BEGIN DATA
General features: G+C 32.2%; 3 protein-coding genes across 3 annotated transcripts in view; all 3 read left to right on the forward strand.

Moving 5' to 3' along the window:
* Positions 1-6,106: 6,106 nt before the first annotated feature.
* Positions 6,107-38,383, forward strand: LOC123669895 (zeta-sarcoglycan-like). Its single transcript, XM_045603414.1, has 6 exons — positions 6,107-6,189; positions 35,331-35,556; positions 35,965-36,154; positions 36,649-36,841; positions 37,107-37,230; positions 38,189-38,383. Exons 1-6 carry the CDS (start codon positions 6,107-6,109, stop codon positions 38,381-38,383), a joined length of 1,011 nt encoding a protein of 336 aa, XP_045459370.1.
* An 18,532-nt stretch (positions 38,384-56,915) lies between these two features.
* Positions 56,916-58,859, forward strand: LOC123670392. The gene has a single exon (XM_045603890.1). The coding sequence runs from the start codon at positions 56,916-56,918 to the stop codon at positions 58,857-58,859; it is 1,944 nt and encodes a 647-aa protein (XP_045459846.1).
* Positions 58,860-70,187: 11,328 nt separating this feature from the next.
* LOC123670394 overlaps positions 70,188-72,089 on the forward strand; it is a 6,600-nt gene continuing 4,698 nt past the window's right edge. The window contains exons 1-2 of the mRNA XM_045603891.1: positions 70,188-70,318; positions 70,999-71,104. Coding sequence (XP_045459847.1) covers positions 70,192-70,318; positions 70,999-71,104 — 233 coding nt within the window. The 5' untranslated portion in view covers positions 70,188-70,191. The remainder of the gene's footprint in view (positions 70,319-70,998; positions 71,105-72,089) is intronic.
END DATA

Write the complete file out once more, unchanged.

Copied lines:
General features: G+C 32.2%; 3 protein-coding genes across 3 annotated transcripts in view; all 3 read left to right on the forward strand.

Moving 5' to 3' along the window:
* Positions 1-6,106: 6,106 nt before the first annotated feature.
* Positions 6,107-38,383, forward strand: LOC123669895 (zeta-sarcoglycan-like). Its single transcript, XM_045603414.1, has 6 exons — positions 6,107-6,189; positions 35,331-35,556; positions 35,965-36,154; positions 36,649-36,841; positions 37,107-37,230; positions 38,189-38,383. Exons 1-6 carry the CDS (start codon positions 6,107-6,109, stop codon positions 38,381-38,383), a joined length of 1,011 nt encoding a protein of 336 aa, XP_045459370.1.
* An 18,532-nt stretch (positions 38,384-56,915) lies between these two features.
* Positions 56,916-58,859, forward strand: LOC123670392. The gene has a single exon (XM_045603890.1). The coding sequence runs from the start codon at positions 56,916-56,918 to the stop codon at positions 58,857-58,859; it is 1,944 nt and encodes a 647-aa protein (XP_045459846.1).
* Positions 58,860-70,187: 11,328 nt separating this feature from the next.
* LOC123670394 overlaps positions 70,188-72,089 on the forward strand; it is a 6,600-nt gene continuing 4,698 nt past the window's right edge. The window contains exons 1-2 of the mRNA XM_045603891.1: positions 70,188-70,318; positions 70,999-71,104. Coding sequence (XP_045459847.1) covers positions 70,192-70,318; positions 70,999-71,104 — 233 coding nt within the window. The 5' untranslated portion in view covers positions 70,188-70,191. The remainder of the gene's footprint in view (positions 70,319-70,998; positions 71,105-72,089) is intronic.